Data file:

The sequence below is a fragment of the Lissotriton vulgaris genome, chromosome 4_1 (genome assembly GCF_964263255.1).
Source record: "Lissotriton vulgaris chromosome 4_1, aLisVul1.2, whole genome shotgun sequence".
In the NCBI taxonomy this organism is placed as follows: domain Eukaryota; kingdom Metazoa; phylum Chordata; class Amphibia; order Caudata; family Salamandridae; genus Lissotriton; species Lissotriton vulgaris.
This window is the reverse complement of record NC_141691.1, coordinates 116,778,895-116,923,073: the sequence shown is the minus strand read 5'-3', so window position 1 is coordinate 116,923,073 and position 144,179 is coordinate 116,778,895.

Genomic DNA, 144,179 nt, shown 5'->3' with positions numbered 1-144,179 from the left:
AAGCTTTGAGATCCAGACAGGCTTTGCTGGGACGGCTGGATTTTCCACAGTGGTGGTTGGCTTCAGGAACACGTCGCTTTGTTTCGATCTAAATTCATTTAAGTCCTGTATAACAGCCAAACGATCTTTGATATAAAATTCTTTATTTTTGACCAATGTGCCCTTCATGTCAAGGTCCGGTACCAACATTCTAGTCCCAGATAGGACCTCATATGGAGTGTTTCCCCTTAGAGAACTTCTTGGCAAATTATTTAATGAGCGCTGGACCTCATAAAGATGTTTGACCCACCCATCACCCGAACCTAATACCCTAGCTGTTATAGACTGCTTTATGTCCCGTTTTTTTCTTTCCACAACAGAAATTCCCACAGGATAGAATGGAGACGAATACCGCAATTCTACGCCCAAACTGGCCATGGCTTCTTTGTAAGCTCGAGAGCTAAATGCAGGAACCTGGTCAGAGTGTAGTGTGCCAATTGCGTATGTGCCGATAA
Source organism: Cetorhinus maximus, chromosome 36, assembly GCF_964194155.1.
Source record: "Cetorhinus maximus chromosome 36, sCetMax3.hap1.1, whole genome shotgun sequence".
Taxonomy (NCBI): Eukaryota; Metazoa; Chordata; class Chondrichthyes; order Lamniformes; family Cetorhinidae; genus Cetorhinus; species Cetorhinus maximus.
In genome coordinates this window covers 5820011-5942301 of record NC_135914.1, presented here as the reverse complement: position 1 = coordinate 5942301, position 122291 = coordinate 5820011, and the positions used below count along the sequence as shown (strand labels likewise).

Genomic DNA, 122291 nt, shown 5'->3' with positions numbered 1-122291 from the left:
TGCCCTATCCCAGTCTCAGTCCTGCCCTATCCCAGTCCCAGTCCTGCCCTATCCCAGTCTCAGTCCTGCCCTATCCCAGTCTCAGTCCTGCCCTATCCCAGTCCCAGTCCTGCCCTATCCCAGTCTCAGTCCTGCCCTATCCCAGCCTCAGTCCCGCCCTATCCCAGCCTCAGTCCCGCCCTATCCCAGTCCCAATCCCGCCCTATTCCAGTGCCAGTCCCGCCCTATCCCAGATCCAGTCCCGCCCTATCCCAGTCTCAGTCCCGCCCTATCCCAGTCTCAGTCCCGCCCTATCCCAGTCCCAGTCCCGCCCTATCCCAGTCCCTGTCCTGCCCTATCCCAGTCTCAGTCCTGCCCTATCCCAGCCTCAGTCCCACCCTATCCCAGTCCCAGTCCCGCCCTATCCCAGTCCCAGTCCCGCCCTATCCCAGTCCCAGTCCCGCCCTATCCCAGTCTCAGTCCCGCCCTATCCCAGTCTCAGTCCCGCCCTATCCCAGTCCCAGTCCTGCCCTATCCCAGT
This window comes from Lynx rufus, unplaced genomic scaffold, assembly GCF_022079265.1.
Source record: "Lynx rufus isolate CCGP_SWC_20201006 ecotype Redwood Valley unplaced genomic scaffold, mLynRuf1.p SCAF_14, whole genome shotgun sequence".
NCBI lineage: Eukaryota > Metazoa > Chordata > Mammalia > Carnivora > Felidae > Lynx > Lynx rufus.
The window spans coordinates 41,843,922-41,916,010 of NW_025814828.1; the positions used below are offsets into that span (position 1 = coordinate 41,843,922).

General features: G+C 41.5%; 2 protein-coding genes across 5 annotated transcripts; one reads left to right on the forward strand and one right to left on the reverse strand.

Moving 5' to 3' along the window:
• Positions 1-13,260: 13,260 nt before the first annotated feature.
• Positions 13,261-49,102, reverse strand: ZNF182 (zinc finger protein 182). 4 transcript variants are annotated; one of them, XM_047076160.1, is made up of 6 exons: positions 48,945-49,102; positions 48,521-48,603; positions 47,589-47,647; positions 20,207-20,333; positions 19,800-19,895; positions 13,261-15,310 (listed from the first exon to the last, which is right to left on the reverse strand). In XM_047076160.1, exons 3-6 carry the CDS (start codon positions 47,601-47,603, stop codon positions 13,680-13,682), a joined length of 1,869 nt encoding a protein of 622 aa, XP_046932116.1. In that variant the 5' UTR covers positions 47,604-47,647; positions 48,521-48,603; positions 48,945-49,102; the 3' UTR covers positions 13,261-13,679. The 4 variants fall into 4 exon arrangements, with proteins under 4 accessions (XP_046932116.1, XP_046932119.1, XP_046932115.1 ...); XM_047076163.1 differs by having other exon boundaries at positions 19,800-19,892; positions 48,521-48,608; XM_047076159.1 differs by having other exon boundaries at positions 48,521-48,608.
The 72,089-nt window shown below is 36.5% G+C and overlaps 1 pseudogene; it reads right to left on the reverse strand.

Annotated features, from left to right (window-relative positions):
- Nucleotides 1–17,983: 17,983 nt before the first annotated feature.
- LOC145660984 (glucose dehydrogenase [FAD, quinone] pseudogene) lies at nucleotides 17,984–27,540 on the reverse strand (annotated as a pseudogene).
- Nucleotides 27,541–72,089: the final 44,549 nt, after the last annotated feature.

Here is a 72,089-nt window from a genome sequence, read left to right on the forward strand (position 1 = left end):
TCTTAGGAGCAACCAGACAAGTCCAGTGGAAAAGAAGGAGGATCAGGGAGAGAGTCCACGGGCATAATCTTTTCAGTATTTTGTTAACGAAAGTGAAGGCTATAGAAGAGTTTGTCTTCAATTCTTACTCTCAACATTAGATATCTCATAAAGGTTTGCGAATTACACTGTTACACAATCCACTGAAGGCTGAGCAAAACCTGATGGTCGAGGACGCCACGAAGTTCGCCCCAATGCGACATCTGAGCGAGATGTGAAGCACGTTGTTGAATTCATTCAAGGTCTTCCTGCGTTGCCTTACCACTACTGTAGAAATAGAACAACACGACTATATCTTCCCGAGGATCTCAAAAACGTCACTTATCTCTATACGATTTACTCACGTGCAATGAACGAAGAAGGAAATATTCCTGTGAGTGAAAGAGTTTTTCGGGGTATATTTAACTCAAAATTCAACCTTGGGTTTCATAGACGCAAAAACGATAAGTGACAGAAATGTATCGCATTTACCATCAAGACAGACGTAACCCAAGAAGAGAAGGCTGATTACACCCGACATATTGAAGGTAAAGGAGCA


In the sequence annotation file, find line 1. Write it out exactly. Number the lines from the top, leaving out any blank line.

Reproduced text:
The sequence below is a fragment of the Lissotriton vulgaris genome, chromosome 4_1 (genome assembly GCF_964263255.1).